An upsetting day

November 25, 1991

Somewhere, Pete Rozelle had to be smiling.

The former NFL commissioner was also its prime proponent of parity, seeing an NFL utopia in which the have-nots could knock off the haves on any particular Sunday.

Yesterday was such a long-shot day. To what degree? Well, all six division winners got knocked off.

But it wasn't just the final scores, it was the curious way those scores materialized.

For instance, Washington had won 11 straight, was playing at home against a team that had lost three of its past four and would lose its quarterback early in the third period. Easy win, right? Nope, Cowboys, 24-21.

The richly (especially Dan Marino) tanned Dolphins facing a snowstorm in Chicago? But it was the rugged Bears of Iron Mike Ditka who were defeated when a Dolphins receiver slipped . . . and still caught a long pass in overtime.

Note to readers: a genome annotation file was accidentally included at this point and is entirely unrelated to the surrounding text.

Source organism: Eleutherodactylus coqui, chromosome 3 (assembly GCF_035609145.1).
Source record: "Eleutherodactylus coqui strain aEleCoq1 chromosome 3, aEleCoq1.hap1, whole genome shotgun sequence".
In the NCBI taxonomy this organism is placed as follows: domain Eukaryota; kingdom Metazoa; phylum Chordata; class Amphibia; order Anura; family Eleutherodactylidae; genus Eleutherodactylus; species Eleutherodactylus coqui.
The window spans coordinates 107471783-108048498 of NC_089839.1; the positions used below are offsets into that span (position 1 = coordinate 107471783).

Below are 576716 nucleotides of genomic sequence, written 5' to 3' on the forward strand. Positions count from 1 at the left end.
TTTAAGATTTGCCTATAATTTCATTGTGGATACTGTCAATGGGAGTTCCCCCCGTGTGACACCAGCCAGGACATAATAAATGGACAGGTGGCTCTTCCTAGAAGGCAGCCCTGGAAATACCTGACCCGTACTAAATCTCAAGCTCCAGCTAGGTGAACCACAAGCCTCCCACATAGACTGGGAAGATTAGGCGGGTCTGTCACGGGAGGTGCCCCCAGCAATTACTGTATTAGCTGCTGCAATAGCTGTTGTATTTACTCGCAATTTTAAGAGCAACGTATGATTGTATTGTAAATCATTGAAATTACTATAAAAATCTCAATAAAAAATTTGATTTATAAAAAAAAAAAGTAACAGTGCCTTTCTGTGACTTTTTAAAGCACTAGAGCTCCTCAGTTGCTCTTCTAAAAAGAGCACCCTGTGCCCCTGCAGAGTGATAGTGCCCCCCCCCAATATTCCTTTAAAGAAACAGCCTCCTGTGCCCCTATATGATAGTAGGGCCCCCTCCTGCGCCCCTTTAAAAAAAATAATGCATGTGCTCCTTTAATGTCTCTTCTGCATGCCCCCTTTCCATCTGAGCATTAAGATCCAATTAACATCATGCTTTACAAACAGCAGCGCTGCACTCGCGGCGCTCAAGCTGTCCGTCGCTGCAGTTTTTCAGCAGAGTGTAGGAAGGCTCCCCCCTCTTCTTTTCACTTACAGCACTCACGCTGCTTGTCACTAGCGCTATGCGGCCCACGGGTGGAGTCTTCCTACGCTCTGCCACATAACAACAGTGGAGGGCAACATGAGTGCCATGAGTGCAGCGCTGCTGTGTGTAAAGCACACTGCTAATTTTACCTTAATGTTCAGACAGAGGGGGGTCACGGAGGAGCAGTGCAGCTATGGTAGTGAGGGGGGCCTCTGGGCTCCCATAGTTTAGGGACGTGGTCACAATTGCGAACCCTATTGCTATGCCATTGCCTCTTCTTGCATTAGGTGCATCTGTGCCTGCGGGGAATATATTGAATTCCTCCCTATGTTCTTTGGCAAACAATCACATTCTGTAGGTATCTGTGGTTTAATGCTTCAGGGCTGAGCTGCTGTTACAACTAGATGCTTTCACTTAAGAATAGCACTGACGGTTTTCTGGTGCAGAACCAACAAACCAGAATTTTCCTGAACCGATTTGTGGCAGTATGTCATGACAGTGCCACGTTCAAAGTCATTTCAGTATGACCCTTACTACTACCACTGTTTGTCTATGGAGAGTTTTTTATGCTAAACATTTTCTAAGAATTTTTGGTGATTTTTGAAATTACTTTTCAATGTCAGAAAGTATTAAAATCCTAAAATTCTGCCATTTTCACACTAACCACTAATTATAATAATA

Speaking of overtime, New Orleans (9-2 like the Bears going in) had Atlanta pinned on its 2 in the extra session. Saints win? Not yesterday. Five plays later the Falcons had kicked a game-winning field goal.

The 10-1 Bills had a chance to win in the last minute against the 3-8 Patriots, who had only lost their last four in the closing minutes. But this time New England held on, 16-13.

In Pittsburgh, Houston's Warren Moon was expected to tear up a Steelers defense that had given up 726 passing yards the last two games. Five Moon interceptions later, it was 26-14 Steelers.

And in Seattle, 8-3 Denver was given two fumbles by Seahawks quarterback Dave Krieg, but still lost, 13-10.

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